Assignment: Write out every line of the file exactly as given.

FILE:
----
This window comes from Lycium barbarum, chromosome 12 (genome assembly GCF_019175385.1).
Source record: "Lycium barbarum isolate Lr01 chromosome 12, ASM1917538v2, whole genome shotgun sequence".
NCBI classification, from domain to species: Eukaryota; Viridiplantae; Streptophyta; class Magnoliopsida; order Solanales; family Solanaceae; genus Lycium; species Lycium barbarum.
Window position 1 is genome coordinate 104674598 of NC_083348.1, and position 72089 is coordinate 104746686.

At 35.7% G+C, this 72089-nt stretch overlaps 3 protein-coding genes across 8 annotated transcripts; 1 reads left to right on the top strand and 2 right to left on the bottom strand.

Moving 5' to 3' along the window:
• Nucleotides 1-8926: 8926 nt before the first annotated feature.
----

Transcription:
This window comes from Lycium barbarum, chromosome 12 (genome assembly GCF_019175385.1).
Source record: "Lycium barbarum isolate Lr01 chromosome 12, ASM1917538v2, whole genome shotgun sequence".
NCBI classification, from domain to species: Eukaryota; Viridiplantae; Streptophyta; class Magnoliopsida; order Solanales; family Solanaceae; genus Lycium; species Lycium barbarum.
Window position 1 is genome coordinate 104674598 of NC_083348.1, and position 72089 is coordinate 104746686.

At 35.7% G+C, this 72089-nt stretch overlaps 3 protein-coding genes across 8 annotated transcripts; 1 reads left to right on the top strand and 2 right to left on the bottom strand.

Moving 5' to 3' along the window:
• Nucleotides 1-8926: 8926 nt before the first annotated feature.